The city of Gatineau has sacked Deputy Mayor Nathalie Lemieux for saying “Islamophobia doesn’t exist.”
In a letter to media, she affirms keeping her city councillor position, invokes her right to free speech, and does not deny her words in Le Droit.
Le Droit had quoted Lemieux as claiming (translated) that “when people want to integrate, they do, but that Muslim immigrants have chosen not to do so.” Other statements were:
- “Islamophobia is a made-up word”
- “Fear of Islam is a made-up problem invented by the Liberal government of Justin Trudeau”
- “they [Muslims] also do bad things with their trucks and it’s normal to be afraid of them.”
In the days prior to these statements, various Muslim groups were asking Québec Premier François Legault to declare January 29th – the anniversary of the Québec city mosque shooting – a national day against Islamophobia.
He refused, claiming, “I don’t think there is Islamophobia in Quebec, so I don’t see why there would be a day devoted to Islamophobia”. The media and political backlash to Legault’s statement was fierce, and his office had to clarify his words immediately: Legault does not see a trend or culture of Islamophobia in Québec.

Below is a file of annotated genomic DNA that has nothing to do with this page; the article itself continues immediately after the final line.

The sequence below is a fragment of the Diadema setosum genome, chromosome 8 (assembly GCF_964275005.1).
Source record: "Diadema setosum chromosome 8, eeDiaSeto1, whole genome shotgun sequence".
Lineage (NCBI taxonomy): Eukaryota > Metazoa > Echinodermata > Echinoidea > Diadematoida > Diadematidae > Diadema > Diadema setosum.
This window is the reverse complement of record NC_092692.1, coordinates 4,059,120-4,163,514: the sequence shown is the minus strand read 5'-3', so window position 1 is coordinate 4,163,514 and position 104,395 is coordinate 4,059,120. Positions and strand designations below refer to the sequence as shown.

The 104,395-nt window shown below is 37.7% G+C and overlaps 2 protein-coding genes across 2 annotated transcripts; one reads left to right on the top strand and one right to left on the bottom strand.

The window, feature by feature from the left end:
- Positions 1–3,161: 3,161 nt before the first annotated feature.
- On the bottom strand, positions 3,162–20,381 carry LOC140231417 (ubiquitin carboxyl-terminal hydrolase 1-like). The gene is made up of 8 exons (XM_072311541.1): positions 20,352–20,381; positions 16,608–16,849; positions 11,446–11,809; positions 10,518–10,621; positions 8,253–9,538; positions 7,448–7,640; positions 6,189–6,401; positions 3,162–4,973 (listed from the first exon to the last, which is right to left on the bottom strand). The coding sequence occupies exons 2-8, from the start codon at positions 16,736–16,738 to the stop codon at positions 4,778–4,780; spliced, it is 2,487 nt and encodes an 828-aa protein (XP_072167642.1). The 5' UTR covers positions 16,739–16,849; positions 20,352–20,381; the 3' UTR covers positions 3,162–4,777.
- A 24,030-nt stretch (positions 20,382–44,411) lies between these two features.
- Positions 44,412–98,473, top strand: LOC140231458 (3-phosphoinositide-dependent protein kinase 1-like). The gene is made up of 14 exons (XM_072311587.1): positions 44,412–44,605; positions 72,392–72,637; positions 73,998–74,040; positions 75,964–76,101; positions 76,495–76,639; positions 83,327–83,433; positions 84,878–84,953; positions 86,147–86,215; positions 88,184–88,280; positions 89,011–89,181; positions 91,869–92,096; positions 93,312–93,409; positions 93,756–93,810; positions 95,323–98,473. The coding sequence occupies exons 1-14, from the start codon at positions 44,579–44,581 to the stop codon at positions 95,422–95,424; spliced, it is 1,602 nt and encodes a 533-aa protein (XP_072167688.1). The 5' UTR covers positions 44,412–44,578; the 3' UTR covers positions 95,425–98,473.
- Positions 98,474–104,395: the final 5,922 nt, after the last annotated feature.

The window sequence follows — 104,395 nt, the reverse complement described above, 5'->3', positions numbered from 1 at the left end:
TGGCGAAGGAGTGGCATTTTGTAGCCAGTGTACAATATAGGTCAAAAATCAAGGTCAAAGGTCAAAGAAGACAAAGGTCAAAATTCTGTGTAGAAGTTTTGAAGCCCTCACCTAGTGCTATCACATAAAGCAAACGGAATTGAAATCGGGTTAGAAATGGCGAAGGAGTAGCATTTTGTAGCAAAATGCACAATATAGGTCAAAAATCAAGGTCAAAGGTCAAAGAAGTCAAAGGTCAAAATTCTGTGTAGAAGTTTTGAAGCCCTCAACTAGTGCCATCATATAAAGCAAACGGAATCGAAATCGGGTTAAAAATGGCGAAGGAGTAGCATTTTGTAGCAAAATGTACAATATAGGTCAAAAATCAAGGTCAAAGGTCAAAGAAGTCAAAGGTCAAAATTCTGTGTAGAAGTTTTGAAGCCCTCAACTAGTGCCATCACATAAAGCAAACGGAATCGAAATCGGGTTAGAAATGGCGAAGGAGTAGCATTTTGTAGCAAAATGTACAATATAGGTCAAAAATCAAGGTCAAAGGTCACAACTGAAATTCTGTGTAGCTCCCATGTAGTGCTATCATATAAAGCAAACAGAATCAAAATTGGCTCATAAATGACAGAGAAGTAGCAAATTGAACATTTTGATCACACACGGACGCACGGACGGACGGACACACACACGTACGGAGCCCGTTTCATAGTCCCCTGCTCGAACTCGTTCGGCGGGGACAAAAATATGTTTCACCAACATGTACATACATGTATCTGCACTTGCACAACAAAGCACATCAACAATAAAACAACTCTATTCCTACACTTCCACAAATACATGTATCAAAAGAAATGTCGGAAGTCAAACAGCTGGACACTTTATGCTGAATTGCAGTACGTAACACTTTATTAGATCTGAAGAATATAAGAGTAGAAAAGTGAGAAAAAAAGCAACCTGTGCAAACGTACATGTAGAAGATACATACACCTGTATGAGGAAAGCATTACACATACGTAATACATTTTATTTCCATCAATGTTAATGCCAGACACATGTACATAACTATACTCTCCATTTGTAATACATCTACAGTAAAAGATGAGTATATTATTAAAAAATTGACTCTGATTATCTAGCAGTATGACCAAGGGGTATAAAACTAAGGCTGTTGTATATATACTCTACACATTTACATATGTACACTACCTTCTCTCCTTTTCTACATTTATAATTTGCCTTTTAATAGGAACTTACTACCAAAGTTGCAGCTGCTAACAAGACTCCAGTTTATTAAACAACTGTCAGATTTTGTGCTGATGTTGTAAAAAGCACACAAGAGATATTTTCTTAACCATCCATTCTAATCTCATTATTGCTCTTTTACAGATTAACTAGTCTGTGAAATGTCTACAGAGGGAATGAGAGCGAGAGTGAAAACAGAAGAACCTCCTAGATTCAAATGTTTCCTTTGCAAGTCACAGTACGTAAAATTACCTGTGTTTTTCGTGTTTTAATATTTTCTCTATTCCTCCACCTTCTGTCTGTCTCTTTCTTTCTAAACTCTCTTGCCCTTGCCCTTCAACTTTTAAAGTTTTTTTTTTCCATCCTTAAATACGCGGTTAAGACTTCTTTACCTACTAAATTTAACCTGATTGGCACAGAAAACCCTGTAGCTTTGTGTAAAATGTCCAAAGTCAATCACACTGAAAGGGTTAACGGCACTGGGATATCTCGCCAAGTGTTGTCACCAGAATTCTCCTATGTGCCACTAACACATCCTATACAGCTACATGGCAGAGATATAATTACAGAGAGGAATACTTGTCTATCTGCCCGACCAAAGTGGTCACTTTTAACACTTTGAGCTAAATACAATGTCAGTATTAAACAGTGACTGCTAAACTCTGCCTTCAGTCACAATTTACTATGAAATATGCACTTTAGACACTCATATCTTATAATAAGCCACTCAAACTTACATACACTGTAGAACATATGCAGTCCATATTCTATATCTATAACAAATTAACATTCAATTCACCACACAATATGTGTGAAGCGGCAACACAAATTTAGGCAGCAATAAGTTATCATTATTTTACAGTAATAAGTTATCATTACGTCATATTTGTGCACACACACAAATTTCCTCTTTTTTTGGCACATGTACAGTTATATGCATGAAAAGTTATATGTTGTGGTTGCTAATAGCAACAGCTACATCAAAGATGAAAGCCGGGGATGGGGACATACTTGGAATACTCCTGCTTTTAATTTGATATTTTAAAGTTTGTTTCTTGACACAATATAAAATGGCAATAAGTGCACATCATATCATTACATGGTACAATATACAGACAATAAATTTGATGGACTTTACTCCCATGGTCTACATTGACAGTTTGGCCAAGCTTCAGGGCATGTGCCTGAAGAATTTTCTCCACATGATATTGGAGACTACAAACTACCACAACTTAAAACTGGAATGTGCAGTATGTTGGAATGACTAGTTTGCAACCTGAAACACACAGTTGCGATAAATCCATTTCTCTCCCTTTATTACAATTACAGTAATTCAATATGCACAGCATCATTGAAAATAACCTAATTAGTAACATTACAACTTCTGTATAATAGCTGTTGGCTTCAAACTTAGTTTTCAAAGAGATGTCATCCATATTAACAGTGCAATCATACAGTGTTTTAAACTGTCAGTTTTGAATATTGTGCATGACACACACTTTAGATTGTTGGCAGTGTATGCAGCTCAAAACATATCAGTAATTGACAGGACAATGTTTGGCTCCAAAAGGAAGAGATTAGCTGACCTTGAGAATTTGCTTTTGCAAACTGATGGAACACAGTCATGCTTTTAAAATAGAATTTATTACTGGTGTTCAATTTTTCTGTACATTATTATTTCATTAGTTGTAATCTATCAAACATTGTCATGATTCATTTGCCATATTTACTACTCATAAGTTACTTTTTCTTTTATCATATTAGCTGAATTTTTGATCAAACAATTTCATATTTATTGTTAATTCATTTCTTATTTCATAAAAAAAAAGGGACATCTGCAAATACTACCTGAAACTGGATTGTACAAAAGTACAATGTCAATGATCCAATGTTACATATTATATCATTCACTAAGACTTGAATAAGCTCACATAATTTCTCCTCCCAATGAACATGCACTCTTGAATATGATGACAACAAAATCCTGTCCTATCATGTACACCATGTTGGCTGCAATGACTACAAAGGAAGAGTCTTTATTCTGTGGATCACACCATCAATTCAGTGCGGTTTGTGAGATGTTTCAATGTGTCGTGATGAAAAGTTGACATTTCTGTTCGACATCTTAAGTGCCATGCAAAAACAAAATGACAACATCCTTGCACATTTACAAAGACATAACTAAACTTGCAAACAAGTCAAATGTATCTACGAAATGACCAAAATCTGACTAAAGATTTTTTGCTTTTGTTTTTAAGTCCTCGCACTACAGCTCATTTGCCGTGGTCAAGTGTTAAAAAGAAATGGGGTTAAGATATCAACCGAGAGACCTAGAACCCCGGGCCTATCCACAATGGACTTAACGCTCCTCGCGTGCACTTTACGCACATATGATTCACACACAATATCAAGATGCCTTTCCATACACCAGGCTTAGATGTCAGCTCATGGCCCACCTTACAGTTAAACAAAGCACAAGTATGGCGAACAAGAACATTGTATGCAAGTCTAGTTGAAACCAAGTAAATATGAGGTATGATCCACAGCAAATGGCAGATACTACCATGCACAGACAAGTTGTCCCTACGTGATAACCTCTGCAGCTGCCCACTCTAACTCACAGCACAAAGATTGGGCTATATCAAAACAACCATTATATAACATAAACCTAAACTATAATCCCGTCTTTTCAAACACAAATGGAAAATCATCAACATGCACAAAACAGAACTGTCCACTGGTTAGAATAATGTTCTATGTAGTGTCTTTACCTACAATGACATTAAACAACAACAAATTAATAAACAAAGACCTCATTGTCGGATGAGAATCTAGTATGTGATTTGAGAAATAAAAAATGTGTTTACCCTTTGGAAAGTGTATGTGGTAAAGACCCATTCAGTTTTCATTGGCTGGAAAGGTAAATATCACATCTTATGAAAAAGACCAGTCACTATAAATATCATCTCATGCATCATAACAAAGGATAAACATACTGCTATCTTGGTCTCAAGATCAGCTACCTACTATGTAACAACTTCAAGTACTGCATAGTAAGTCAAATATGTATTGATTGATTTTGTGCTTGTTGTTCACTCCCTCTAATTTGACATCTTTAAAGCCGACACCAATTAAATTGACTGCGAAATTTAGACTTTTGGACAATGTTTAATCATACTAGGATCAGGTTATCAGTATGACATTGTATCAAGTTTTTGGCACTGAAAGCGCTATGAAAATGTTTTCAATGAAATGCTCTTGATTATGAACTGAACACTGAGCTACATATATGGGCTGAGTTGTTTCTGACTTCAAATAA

The very same week, a man was arrested on hate charges after publishing a video praising the Québec city mosque shooter.
Nathalie Lemieux won't back down
The sacked deputy mayor sent a letter to the media this morning to provide context and explanation to her words.
Although she's sorry that some of her statements may have shocked or hurt some people, she refuses to back down.
In this letter (French), Lemieux maintains that:
- Québec is not an Islamophobic society, that on the contrary she believes Québécois are open, generous, and tolerant;
- We must remain critical of all religious practices which contravene human rights, equality between men and women, and children's rights;
- She is not insensitive to the plight of many communities all over the world, and such difficulties should bring us to speak sincerely of the hurdles of integration, acceptance, and our preoccupations;
- Québécois people value freedom of expression. Words that shock or create debate are essential. She was sacked because she refused to submit to the will of the mayor;
- Lemieux asked for a delay to explain herself, which was denied;
- Given this context, she leaves the position of deputy mayor and member of the executive committee with peace of mind;
- She will continue to fulfill her responsibilities as city councilor;
- Questions of secularism and religion are not exclusive to Québec, they are happening all over the world. Other people will continue this debate;
- She thanks everyone who has written to her in support;
- Lemieux will no longer comment on this affair.
The mayor of Gatineau has formally asked her to issue a retraction and an apology. But Lemieux's letter seems to suggest that there will be no full retraction forthcoming.
What do you think about this? Should Lemieux retract when the Premier is making similar statements, which appear in line with the opinions of many Québécois?
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